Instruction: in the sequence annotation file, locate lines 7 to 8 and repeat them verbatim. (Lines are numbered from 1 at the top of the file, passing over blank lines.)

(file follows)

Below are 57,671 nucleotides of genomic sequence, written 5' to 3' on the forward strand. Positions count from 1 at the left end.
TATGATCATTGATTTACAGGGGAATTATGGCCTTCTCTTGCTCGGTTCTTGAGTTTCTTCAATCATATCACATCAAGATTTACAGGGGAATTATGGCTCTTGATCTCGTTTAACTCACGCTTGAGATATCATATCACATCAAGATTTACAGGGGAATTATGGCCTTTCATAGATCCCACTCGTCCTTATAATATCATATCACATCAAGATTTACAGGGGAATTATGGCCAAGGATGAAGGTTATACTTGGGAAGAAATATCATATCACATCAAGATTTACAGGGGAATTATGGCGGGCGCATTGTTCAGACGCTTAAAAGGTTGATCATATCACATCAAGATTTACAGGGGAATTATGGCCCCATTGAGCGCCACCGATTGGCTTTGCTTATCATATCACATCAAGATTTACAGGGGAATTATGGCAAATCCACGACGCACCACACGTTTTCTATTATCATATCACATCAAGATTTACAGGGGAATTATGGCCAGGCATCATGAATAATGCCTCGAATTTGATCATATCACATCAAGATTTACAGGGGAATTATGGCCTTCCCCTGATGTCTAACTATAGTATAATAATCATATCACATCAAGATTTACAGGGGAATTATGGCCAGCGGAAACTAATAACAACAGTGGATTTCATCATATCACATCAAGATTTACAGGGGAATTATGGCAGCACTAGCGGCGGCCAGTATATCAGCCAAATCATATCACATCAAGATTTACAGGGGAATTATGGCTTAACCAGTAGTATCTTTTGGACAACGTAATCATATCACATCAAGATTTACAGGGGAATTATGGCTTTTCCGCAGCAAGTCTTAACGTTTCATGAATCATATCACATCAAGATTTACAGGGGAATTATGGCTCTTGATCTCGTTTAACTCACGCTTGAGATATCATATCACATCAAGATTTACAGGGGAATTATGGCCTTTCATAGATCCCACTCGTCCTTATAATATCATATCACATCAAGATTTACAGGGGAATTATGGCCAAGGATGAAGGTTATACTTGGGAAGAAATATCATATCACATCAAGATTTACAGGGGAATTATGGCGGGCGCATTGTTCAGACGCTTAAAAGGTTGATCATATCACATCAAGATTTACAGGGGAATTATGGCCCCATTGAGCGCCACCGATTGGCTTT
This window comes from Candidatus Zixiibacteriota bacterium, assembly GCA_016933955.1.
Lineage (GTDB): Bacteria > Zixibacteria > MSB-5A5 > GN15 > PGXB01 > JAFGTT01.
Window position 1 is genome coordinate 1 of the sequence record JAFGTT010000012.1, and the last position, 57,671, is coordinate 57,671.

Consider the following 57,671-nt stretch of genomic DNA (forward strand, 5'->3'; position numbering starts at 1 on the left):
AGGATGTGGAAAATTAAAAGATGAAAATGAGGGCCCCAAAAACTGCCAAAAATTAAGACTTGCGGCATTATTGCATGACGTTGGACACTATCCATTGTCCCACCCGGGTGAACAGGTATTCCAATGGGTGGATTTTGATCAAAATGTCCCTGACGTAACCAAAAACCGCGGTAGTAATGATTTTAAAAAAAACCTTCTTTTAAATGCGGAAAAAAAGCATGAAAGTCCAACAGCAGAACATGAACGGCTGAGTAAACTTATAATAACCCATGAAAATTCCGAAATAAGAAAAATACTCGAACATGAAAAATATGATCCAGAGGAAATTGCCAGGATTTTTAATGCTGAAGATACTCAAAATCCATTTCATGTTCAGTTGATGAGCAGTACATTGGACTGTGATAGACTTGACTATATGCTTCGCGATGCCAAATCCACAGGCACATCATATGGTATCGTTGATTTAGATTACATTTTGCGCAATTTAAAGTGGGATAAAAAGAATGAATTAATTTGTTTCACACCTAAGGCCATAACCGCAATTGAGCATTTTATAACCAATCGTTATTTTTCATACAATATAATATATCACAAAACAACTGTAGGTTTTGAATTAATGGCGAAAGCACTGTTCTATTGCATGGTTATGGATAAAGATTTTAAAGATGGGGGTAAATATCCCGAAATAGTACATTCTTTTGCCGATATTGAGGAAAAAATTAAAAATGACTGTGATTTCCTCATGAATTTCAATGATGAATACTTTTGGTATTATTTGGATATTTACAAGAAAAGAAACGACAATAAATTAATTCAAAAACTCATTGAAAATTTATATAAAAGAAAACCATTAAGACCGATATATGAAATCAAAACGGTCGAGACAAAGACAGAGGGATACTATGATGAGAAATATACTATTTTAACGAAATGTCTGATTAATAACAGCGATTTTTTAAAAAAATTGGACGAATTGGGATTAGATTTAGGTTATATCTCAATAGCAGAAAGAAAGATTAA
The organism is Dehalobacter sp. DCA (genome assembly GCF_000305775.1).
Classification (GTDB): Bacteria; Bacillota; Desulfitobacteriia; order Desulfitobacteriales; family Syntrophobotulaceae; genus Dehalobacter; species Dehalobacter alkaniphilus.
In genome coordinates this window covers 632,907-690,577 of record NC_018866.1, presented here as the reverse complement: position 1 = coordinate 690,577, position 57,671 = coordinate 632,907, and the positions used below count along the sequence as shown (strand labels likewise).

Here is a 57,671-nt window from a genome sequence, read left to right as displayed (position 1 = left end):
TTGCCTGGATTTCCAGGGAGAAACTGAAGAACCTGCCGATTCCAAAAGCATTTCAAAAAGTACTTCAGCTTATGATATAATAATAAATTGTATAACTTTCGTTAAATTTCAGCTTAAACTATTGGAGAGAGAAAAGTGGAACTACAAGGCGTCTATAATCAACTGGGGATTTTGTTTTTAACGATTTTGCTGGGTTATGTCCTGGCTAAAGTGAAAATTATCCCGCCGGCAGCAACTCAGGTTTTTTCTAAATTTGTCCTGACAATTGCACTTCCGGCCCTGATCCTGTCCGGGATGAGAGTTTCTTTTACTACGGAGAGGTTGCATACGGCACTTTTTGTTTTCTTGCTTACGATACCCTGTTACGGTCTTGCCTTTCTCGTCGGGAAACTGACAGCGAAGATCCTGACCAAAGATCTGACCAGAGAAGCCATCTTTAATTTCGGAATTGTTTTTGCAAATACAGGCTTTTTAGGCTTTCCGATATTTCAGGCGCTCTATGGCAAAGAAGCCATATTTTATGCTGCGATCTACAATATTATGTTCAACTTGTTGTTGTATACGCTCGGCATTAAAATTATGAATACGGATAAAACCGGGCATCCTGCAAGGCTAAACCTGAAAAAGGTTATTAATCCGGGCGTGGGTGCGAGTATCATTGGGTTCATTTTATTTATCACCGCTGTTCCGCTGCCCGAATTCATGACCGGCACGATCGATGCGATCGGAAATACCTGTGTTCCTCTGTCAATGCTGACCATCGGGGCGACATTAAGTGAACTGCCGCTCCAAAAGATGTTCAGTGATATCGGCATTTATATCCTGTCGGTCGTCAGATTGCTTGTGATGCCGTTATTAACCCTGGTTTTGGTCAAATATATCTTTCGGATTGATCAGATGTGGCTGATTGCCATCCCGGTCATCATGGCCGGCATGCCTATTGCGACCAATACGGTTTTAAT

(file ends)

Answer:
AGGATGTGGAAAATTAAAAGATGAAAATGAGGGCCCCAAAAACTGCCAAAAATTAAGACTTGCGGCATTATTGCATGACGTTGGACACTATCCATTGTCCCACCCGGGTGAACAGGTATTCCAATGGGTGGATTTTGATCAAAATGTCCCTGACGTAACCAAAAACCGCGGTAGTAATGATTTTAAAAAAAACCTTCTTTTAAATGCGGAAAAAAAGCATGAAAGTCCAACAGCAGAACATGAACGGCTGAGTAAACTTATAATAACCCATGAAAATTCCGAAATAAGAAAAATACTCGAACATGAAAAATATGATCCAGAGGAAATTGCCAGGATTTTTAATGCTGAAGATACTCAAAATCCATTTCATGTTCAGTTGATGAGCAGTACATTGGACTGTGATAGACTTGACTATATGCTTCGCGATGCCAAATCCACAGGCACATCATATGGTATCGTTGATTTAGATTACATTTTGCGCAATTTAAAGTGGGATAAAAAGAATGAATTAATTTGTTTCACACCTAAGGCCATAACCGCAATTGAGCATTTTATAACCAATCGTTATTTTTCATACAATATAATATATCACAAAACAACTGTAGGTTTTGAATTAATGGCGAAAGCACTGTTCTATTGCATGGTTATGGATAAAGATTTTAAAGATGGGGGTAAATATCCCGAAATAGTACATTCTTTTGCCGATATTGAGGAAAAAATTAAAAATGACTGTGATTTCCTCATGAATTTCAATGATGAATACTTTTGGTATTATTTGGATATTTACAAGAAAAGAAACGACAATAAATTAATTCAAAAACTCATTGAAAATTTATATAAAAGAAAACCATTAAGACCGATATATGAAATCAAAACGGTCGAGACAAAGACAGAGGGATACTATGATGAGAAATATACTATTTTAACGAAATGTCTGATTAATAACAGCGATTTTTTAAAAAAATTGGACGAATTGGGATTAGATTTAGGTTATATCTCAATAGCAGAAAGAAAGATTAA
The organism is Dehalobacter sp. DCA (genome assembly GCF_000305775.1).